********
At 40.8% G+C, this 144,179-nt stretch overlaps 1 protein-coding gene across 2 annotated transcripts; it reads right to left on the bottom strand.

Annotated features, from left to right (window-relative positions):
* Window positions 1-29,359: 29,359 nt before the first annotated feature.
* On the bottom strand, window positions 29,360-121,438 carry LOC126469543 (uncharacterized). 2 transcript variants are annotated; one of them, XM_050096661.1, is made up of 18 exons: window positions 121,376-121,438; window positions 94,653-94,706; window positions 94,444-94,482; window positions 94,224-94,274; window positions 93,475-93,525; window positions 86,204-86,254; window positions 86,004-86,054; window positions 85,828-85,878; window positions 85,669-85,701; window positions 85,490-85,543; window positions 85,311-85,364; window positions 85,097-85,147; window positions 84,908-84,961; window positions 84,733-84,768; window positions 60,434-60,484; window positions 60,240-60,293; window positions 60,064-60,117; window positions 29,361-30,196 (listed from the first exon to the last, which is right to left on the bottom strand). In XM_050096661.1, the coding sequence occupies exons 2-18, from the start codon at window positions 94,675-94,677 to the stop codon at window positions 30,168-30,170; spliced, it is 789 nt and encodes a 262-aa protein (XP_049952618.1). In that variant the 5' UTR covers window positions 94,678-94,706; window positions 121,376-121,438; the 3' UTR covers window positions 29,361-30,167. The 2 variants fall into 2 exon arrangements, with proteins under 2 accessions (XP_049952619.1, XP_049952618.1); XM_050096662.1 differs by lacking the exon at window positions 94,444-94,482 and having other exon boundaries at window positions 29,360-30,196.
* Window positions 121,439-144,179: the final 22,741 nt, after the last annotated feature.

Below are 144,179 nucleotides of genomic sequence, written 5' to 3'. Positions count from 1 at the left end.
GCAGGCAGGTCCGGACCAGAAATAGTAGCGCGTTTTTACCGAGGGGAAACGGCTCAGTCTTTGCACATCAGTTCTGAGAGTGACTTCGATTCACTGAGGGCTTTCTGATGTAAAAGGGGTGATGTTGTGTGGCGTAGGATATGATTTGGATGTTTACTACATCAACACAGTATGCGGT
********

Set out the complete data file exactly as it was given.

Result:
At 40.8% G+C, this 144,179-nt stretch overlaps 1 protein-coding gene across 2 annotated transcripts; it reads right to left on the bottom strand.

Annotated features, from left to right (window-relative positions):
* Window positions 1-29,359: 29,359 nt before the first annotated feature.
* On the bottom strand, window positions 29,360-121,438 carry LOC126469543 (uncharacterized). 2 transcript variants are annotated; one of them, XM_050096661.1, is made up of 18 exons: window positions 121,376-121,438; window positions 94,653-94,706; window positions 94,444-94,482; window positions 94,224-94,274; window positions 93,475-93,525; window positions 86,204-86,254; window positions 86,004-86,054; window positions 85,828-85,878; window positions 85,669-85,701; window positions 85,490-85,543; window positions 85,311-85,364; window positions 85,097-85,147; window positions 84,908-84,961; window positions 84,733-84,768; window positions 60,434-60,484; window positions 60,240-60,293; window positions 60,064-60,117; window positions 29,361-30,196 (listed from the first exon to the last, which is right to left on the bottom strand). In XM_050096661.1, the coding sequence occupies exons 2-18, from the start codon at window positions 94,675-94,677 to the stop codon at window positions 30,168-30,170; spliced, it is 789 nt and encodes a 262-aa protein (XP_049952618.1). In that variant the 5' UTR covers window positions 94,678-94,706; window positions 121,376-121,438; the 3' UTR covers window positions 29,361-30,167. The 2 variants fall into 2 exon arrangements, with proteins under 2 accessions (XP_049952619.1, XP_049952618.1); XM_050096662.1 differs by lacking the exon at window positions 94,444-94,482 and having other exon boundaries at window positions 29,360-30,196.
* Window positions 121,439-144,179: the final 22,741 nt, after the last annotated feature.

Below are 144,179 nucleotides of genomic sequence, written 5' to 3'. Positions count from 1 at the left end.
GCAGGCAGGTCCGGACCAGAAATAGTAGCGCGTTTTTACCGAGGGGAAACGGCTCAGTCTTTGCACATCAGTTCTGAGAGTGACTTCGATTCACTGAGGGCTTTCTGATGTAAAAGGGGTGATGTTGTGTGGCGTAGGATATGATTTGGATGTTTACTACATCAACACAGTATGCGGT